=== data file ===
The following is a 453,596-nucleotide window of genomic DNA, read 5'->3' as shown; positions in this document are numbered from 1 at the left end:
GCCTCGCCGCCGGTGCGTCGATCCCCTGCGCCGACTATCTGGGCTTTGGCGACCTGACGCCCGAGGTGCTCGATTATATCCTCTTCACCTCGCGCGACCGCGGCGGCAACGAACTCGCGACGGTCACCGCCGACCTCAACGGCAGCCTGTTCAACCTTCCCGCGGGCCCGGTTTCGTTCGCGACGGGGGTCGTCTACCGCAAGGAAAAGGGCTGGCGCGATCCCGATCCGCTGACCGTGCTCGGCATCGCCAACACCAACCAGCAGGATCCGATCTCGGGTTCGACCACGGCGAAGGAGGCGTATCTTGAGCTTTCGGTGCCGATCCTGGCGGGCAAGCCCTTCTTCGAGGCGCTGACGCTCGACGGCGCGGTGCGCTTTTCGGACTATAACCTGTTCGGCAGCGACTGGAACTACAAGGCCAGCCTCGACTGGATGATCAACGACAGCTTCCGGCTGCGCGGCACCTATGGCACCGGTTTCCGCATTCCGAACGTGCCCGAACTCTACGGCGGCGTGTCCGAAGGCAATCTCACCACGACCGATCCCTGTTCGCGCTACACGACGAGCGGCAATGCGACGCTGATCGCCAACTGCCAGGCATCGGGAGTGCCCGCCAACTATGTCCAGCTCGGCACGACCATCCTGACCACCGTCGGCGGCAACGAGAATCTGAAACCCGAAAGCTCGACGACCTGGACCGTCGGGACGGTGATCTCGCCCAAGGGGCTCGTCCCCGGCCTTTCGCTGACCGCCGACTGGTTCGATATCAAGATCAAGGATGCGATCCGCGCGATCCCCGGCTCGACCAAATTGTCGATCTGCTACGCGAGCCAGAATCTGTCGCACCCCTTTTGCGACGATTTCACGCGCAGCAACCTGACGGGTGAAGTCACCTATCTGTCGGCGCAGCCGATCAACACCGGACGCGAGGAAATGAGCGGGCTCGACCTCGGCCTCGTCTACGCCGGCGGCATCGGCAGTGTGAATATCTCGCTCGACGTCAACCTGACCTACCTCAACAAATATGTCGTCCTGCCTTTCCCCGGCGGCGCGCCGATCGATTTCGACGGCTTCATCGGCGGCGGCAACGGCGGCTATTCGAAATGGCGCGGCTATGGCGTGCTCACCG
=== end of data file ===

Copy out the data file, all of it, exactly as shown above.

The following is a 453,596-nucleotide window of genomic DNA, read 5'->3' as shown; positions in this document are numbered from 1 at the left end:
GCCTCGCCGCCGGTGCGTCGATCCCCTGCGCCGACTATCTGGGCTTTGGCGACCTGACGCCCGAGGTGCTCGATTATATCCTCTTCACCTCGCGCGACCGCGGCGGCAACGAACTCGCGACGGTCACCGCCGACCTCAACGGCAGCCTGTTCAACCTTCCCGCGGGCCCGGTTTCGTTCGCGACGGGGGTCGTCTACCGCAAGGAAAAGGGCTGGCGCGATCCCGATCCGCTGACCGTGCTCGGCATCGCCAACACCAACCAGCAGGATCCGATCTCGGGTTCGACCACGGCGAAGGAGGCGTATCTTGAGCTTTCGGTGCCGATCCTGGCGGGCAAGCCCTTCTTCGAGGCGCTGACGCTCGACGGCGCGGTGCGCTTTTCGGACTATAACCTGTTCGGCAGCGACTGGAACTACAAGGCCAGCCTCGACTGGATGATCAACGACAGCTTCCGGCTGCGCGGCACCTATGGCACCGGTTTCCGCATTCCGAACGTGCCCGAACTCTACGGCGGCGTGTCCGAAGGCAATCTCACCACGACCGATCCCTGTTCGCGCTACACGACGAGCGGCAATGCGACGCTGATCGCCAACTGCCAGGCATCGGGAGTGCCCGCCAACTATGTCCAGCTCGGCACGACCATCCTGACCACCGTCGGCGGCAACGAGAATCTGAAACCCGAAAGCTCGACGACCTGGACCGTCGGGACGGTGATCTCGCCCAAGGGGCTCGTCCCCGGCCTTTCGCTGACCGCCGACTGGTTCGATATCAAGATCAAGGATGCGATCCGCGCGATCCCCGGCTCGACCAAATTGTCGATCTGCTACGCGAGCCAGAATCTGTCGCACCCCTTTTGCGACGATTTCACGCGCAGCAACCTGACGGGTGAAGTCACCTATCTGTCGGCGCAGCCGATCAACACCGGACGCGAGGAAATGAGCGGGCTCGACCTCGGCCTCGTCTACGCCGGCGGCATCGGCAGTGTGAATATCTCGCTCGACGTCAACCTGACCTACCTCAACAAATATGTCGTCCTGCCTTTCCCCGGCGGCGCGCCGATCGATTTCGACGGCTTCATCGGCGGCGGCAACGGCGGCTATTCGAAATGGCGCGGCTATGGCGTGCTCACCG